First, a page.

The new service is only as effective as the technology, algorithms and data enabling it. Machine learning algorithms must interpret the sensor data from the remote streetlight controller units and distinguish between a true anomaly and a false positive. In addition, these algorithms must predict with high accuracy when the lights may need servicing by examining the sensor data. To maintain this accuracy, these algorithms must be continuously trained by certified experts using representative and unbiased data sets. Finally, the connected streetlight system must be secure, and not allow for unauthorized access to the lights, nor disrupt the metering and billing systems.
Regardless of where cities are in their journey, smart city and service planners must build the trust foundation now. Key next steps are:
- Understand the trust ecosystem framework and adapt it to fit the vision, strategy and realities of your specific city.
- Perform a SWOT (strengths, weaknesses, opportunities and threats) analysis using the framework to assess your trust capabilities and ecosystem. .
- Use this framework to identify and address “trust gaps” in ongoing and planned smart city projects.
Build your “trust capabilities” by identifying and focusing on high priority areas through a combination of internal development, outsourcing, augmentation and strategic partnerships.
Leave your comment below, or reply to others.
Please note that this comment section is for thoughtful, on-topic discussions. Admin approval is required for all comments. Your comment may be edited if it contains grammatical errors. Low effort, self-promotional, or impolite comments will be deleted.
Read more from MeetingoftheMinds.org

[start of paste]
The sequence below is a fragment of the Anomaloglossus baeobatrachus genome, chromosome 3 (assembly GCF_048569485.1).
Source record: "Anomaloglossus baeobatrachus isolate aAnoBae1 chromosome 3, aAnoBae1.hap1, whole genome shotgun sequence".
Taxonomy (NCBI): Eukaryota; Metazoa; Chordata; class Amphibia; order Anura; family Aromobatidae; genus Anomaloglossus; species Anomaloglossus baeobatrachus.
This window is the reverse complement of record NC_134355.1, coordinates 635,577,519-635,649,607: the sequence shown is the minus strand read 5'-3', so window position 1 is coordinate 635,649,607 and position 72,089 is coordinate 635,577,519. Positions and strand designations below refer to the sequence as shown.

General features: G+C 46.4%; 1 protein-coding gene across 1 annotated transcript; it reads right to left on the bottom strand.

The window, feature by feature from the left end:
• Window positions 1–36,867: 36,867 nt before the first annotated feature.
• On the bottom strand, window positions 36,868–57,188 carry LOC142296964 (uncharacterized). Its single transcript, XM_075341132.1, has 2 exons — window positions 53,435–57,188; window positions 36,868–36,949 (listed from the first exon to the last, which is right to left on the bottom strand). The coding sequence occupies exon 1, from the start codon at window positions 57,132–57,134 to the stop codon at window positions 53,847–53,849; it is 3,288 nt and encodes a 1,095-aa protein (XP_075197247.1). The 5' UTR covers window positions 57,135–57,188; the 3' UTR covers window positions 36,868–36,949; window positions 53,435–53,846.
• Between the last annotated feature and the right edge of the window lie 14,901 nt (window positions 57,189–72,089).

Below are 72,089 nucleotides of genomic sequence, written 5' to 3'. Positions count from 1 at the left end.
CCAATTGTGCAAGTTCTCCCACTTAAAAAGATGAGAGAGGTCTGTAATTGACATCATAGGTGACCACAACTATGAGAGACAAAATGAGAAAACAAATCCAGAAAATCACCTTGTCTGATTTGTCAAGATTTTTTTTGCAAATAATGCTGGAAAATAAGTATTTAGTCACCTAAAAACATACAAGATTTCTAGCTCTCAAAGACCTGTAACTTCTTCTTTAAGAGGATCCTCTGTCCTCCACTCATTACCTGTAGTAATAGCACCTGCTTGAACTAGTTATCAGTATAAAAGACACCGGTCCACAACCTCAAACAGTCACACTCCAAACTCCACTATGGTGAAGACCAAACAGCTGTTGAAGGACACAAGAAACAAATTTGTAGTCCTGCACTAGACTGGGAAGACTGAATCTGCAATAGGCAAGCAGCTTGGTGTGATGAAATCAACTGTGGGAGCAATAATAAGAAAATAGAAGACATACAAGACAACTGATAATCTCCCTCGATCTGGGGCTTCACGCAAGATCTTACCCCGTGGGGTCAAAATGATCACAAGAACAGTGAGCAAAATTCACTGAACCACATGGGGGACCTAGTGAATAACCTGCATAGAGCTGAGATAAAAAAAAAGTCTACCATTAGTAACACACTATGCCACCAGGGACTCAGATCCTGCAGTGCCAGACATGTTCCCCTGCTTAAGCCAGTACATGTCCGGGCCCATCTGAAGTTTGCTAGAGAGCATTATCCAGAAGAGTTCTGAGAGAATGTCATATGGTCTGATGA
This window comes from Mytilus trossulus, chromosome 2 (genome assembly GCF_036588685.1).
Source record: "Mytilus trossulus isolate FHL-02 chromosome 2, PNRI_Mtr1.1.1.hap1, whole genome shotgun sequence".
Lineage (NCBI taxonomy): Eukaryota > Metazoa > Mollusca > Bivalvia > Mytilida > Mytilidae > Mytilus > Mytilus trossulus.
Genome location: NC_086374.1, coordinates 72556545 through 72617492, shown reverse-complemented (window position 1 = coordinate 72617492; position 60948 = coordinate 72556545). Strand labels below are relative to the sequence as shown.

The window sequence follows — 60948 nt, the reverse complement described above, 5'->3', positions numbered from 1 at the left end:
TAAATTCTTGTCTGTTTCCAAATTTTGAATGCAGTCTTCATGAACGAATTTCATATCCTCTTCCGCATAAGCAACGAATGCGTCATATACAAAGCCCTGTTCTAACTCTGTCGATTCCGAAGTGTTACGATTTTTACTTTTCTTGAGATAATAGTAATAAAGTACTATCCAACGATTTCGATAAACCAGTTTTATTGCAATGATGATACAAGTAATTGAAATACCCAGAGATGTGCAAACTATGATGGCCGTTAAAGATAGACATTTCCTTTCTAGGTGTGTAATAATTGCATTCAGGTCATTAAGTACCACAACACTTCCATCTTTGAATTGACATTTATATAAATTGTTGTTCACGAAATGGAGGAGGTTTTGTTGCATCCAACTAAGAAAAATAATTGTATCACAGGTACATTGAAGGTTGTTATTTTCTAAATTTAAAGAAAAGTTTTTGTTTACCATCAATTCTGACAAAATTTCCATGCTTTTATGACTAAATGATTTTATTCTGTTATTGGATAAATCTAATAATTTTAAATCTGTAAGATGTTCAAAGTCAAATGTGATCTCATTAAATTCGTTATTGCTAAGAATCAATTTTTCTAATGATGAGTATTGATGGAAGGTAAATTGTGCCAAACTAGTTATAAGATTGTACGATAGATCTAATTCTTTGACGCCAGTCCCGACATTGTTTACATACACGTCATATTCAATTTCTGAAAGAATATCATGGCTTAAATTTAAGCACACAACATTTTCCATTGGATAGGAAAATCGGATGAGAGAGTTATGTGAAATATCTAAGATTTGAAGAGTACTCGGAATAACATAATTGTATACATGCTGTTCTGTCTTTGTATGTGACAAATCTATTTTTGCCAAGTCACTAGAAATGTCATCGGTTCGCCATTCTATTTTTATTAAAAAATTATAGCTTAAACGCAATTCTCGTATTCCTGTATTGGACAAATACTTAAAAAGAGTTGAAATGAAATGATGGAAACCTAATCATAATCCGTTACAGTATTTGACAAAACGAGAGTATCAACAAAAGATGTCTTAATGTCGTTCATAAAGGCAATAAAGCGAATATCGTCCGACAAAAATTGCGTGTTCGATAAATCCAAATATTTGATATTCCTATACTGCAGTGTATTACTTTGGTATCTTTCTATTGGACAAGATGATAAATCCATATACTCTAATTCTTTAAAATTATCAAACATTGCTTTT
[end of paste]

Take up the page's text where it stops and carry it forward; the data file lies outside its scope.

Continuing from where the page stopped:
Spotlighting innovations in urban sustainability and connected technology
Social distancing is becoming the new normal, at least for those of us who are heeding the Center for Disease Control’s warnings and guidelines. But if you don’t have reliable, high-speed broadband, it is impossible to engage in what is now the world’s largest telecommunity. As many schools and universities around the world (including those of my kids) are shut down, these institutions are optimistically converting to online and digital learning. However, with our current broadband layout, this movement will certainly leave many Americans behind.
Accenture analysts recently released a report calling for cities to take the lead in creating coordinated, “orchestrated” mobility ecosystems. Limiting shared services to routes that connect people with mass transit would be one way to deploy human-driven services now and to prepare for driverless service in the future. Services and schedules can be linked at the backend, and operators can, for example, automatically send more shared vehicles to a train station when the train has more passengers than usual, or tell the shared vehicles to wait for a train that is running late.
Managing urban congestion and mobility comes down to the matter of managing space. Cities are characterized by defined and restricted residential, commercial, and transportation spaces. Private autos are the most inefficient use of transportation space, and mass transit represents the most efficient use of transportation space. Getting more people out of private cars, and into shared feeder routes to and from mass transit modes is the most promising way to reduce auto traffic. Computer models show that it can be done, and we don’t need autonomous vehicles to realize the benefits of shared mobility.
The role of government, and the planning community, is perhaps to facilitate these kinds of partnerships and make it easier for serendipity to occur. While many cities mandate a portion of the development budget toward art, this will not necessarily result in an ongoing benefit to the arts community as in most cases the budget is used for public art projects versus creating opportunities for cultural programming.
Rather than relying solely on this mandate, planners might want to consider educating developers with examples and case studies about the myriad ways that artists can participate in the development process. Likewise, outreach and education for the arts community about what role they can play in projects may stimulate a dialogue that can yield great results. In this sense, the planning community can be an invaluable translator in helping all parties to discover a richer, more inspiring, common language.